Uh, what he said.
That's basically what they said yesterday in their decision in Kelo. You can live on your land as long as you pay your rent to the government (in the form of property taxes). If you don't pay your rent, they'll kick you out. You can do what you want, as long as you don't violate their zoning and environmental rules. And ou don't actually own the land, no matter what the deed says, because your local government can take it away and give it to someone else who will give them more money (taxes), tossing whatever they deem "fair value" your way.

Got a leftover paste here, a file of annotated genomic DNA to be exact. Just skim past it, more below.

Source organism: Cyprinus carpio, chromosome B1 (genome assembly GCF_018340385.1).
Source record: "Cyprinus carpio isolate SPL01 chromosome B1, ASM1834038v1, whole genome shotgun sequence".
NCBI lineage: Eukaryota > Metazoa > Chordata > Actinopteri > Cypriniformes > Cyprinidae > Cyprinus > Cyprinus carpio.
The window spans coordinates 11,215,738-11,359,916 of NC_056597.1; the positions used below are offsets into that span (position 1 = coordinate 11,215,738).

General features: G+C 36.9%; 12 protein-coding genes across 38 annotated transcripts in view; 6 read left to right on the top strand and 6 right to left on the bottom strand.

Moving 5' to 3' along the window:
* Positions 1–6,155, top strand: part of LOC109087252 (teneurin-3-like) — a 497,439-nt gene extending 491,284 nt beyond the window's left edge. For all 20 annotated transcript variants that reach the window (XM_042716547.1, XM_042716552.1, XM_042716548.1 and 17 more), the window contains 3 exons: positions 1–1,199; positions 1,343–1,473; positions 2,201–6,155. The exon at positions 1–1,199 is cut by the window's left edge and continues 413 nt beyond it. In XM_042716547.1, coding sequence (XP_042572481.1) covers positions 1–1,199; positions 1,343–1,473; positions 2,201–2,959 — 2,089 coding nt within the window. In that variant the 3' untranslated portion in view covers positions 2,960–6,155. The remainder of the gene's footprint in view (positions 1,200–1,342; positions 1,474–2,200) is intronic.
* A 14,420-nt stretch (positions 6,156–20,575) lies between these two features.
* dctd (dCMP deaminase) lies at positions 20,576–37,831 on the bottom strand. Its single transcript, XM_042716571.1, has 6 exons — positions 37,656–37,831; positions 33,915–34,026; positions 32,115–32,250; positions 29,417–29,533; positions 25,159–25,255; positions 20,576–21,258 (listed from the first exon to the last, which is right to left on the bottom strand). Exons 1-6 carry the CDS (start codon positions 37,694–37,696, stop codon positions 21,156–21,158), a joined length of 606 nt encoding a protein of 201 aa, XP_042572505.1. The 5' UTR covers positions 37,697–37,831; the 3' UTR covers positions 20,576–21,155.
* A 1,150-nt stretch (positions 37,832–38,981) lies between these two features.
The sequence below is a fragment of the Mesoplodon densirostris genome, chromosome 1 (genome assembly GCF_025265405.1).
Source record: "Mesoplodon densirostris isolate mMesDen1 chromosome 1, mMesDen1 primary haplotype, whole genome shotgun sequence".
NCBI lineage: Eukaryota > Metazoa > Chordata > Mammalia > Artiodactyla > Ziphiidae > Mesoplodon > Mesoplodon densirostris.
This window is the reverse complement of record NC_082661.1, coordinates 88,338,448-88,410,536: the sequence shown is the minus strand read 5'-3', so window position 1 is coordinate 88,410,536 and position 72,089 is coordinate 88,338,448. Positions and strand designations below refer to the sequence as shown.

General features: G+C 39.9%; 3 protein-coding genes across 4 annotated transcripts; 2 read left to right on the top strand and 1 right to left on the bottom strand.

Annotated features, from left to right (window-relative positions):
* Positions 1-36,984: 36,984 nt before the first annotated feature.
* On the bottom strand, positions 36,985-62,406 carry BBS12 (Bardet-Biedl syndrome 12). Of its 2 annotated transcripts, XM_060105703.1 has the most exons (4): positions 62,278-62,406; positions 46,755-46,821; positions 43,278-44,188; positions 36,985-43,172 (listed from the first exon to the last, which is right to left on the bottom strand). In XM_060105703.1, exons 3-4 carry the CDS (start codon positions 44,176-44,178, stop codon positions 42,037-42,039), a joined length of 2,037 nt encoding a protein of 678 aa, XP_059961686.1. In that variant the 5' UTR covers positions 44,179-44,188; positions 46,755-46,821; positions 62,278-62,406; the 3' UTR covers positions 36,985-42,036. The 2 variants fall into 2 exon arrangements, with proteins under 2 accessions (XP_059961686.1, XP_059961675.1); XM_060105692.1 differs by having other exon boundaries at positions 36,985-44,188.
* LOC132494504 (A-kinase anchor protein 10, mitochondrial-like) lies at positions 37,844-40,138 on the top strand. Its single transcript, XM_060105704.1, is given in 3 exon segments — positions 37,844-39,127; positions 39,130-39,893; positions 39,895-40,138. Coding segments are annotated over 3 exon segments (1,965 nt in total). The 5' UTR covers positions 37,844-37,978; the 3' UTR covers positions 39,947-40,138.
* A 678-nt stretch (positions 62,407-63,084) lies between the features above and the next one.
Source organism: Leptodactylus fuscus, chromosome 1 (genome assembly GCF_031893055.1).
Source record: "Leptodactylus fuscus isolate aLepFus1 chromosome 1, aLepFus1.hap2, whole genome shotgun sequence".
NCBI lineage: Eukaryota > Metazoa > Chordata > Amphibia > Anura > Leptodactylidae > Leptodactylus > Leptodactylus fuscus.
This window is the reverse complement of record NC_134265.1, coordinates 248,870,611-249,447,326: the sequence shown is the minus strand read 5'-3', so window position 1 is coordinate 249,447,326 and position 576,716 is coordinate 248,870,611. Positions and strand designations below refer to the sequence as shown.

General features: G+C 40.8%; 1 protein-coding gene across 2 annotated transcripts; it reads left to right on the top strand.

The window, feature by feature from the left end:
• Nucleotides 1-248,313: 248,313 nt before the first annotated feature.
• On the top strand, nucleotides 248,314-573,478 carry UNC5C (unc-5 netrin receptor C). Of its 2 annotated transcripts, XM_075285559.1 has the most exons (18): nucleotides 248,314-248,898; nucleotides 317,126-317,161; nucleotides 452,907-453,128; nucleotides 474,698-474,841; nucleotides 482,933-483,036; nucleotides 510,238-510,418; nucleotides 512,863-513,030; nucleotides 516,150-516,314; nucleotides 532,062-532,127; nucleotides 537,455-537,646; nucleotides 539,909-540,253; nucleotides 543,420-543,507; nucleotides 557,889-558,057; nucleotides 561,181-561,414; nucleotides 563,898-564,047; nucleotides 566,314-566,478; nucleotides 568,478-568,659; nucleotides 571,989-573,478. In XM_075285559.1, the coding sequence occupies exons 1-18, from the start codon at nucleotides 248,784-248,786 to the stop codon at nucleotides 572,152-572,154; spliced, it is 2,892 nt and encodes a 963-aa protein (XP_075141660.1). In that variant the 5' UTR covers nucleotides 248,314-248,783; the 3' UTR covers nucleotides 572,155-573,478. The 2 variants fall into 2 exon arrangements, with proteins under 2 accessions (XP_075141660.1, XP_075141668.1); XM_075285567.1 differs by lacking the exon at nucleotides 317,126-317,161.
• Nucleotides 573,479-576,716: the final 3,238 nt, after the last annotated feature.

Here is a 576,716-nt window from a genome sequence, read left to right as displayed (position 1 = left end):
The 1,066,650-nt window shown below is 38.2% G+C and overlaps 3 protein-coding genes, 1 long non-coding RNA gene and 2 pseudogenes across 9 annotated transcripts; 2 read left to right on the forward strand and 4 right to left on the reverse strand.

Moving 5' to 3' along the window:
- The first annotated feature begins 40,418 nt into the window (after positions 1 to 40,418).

What I really fail to get about the Supreme Court is how they can find rights not mentioned anywhere in the text of the Constitution (abortion, sodomy), often going through amazing legalistic gymnastics and contortions to justify them, and yet when it comes to things that are plainly written in the Constitution-freedom of speech (BCFRA) and property rights, they can go through similar contortions to deny the plain meaning of the text.